Private sector investment and sponsorship for the iconic Library of Birmingham could fall £713,000 short of the projected target this year, leaving bosses looking for further savings.
The Library of Birmingham Development Trust, the facility’s charity fundraising arm, has reported that it may fall short of a its target of £1,075,000 this year.
The trust has committed to overcoming this shortfall through a £500,000 savings programme – although little is known about how this will be achieved – and raising a further £213,000 by next March, according to a report to the council’s cabinet.
The library already costs around £10 million a year to run, as well as £12 million a year repayments on loans to cover the £187 million construction costs.
A growing number of Birmingham’s ruling Labour group of councillors are asking serious questions about the ongoing costs of Europe’s largest public library at a time of major cuts in funding and services.
They are grumbling that while the library is something the city can be proud of – future generations are being saddled with a huge bill – and several took part in a protest over spiralling costs during the Conservative Party Conference two weeks ago.
But former Tory council leader Lord Mike Whitby, who drove the library project for five years, said that the finances were in order when he was replaced as leader in 2012.
Lord Whitby, a member of the library’s strategic board, said that he believed it reasonable, with the library’s global profile and reputation, that a significant level of private sponsorship could be delivered and blames the Labour council for stifling investment.
He said: “There is a large well of private social philanthropy and other countries are able to capture that. The cities that will thrive will be those who can also tap into that.
“I established the trust, as a charity, to run the library on the city’s behalf with the support of generous people – there would be freedom for the trust in how that funding would be used. That was the model and we had people lined up on that basis.
“But I believe that is no longer the model and that now the library and trust are being run as an extension of the council. It is very sad if philanthropy is being curtailed by a prescriptive relationship with the city council. The original concept has been watered down.”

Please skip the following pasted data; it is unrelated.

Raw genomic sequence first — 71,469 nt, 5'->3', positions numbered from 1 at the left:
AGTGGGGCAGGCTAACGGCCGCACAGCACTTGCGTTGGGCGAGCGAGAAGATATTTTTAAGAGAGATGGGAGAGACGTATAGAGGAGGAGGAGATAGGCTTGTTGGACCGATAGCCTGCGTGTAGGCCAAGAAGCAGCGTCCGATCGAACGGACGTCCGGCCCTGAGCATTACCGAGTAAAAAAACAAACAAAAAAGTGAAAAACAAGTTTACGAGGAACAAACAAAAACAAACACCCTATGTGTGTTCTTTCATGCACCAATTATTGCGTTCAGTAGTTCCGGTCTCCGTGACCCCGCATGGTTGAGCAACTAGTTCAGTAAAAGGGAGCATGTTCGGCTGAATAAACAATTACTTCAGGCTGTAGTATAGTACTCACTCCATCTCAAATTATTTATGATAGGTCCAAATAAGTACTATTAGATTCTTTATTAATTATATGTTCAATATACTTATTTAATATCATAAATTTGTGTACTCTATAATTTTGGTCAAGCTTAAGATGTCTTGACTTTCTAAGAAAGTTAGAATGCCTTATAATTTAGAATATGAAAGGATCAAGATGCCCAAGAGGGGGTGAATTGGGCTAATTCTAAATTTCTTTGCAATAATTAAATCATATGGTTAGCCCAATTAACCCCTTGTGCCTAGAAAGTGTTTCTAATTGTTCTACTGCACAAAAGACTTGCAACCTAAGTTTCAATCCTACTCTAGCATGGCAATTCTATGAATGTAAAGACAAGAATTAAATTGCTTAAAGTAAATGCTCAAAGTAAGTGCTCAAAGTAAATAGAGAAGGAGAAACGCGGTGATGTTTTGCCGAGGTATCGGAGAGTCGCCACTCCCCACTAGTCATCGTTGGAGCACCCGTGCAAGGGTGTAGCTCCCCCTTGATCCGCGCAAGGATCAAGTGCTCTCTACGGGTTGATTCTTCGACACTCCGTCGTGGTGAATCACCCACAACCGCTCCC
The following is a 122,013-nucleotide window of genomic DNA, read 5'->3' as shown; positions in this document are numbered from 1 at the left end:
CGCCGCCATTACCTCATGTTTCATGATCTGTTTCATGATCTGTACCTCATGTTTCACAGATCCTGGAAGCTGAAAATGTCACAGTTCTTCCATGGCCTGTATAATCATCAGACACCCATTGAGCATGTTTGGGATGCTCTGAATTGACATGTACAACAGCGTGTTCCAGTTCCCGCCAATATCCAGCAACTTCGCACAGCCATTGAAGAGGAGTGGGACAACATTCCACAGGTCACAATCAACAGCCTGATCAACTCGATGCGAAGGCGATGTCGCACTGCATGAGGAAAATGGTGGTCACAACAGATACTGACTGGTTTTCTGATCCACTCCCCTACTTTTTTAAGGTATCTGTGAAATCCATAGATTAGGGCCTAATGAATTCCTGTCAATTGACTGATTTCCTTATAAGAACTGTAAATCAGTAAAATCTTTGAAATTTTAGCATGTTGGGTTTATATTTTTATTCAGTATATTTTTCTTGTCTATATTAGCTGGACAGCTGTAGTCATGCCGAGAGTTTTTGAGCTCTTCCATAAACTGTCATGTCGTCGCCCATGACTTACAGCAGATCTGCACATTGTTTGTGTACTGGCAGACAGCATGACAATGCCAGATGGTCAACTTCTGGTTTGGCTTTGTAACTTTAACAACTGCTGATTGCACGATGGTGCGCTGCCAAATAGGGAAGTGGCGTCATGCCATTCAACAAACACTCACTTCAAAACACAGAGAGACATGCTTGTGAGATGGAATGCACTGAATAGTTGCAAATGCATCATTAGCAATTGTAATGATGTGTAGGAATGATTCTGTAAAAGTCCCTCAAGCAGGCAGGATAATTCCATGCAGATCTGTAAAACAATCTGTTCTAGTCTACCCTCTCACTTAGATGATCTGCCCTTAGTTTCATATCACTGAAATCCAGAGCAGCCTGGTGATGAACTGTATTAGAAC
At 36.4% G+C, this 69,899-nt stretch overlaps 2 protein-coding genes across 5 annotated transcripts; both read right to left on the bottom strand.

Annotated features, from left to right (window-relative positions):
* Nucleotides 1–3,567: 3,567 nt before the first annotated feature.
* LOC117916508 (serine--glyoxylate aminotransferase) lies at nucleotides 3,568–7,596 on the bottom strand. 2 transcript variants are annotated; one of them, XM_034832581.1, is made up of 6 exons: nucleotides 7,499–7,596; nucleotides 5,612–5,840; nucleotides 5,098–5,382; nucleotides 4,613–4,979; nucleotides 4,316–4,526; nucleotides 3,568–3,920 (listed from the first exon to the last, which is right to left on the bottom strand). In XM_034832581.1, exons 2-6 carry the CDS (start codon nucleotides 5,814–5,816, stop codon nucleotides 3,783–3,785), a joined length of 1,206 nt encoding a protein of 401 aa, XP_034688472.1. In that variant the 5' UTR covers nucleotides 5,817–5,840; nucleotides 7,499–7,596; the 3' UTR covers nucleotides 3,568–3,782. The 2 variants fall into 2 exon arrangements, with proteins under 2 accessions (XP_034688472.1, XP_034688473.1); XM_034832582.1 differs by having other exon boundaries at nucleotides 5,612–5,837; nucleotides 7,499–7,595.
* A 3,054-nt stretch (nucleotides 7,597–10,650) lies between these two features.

A year since the library opened to the public, it has also emerged the building’s fuel and utility bills are £368,000 more than anticipated during construction and are placing a further pressure on the costs.
There is a one-off rate rebate of £278,000 which will mitigate the problem this year – the council will need to find the extra money or cut running costs in 2015/16.
Campaign group the Friends of the Libraries of Birmingham has accused the leadership of an “error of judgment” in setting such ambitious targets.
Spokesman Jolyon Jones said: “The budget saving was agreed without knowing the actual running costs of the new library or the fund raising potential of the trust. This figure was a ‘leap of faith’ when the council the budget in February and can now be seen as an error of judgement.
“We would be concerned that any shortfall in funds raised is likely to be met by direct cuts to library services.
“This saving figure is carried over for the next three years and is a potential black hole which threatens the future sustainability of the Library of Birmingham.”
He called on the council to fully review the funding situation and secure the future of the library.
Labour council deputy leader Ian Ward, responsible for the library, said that while the budget is a concern, “we are working through a robust budget process to identify solutions”.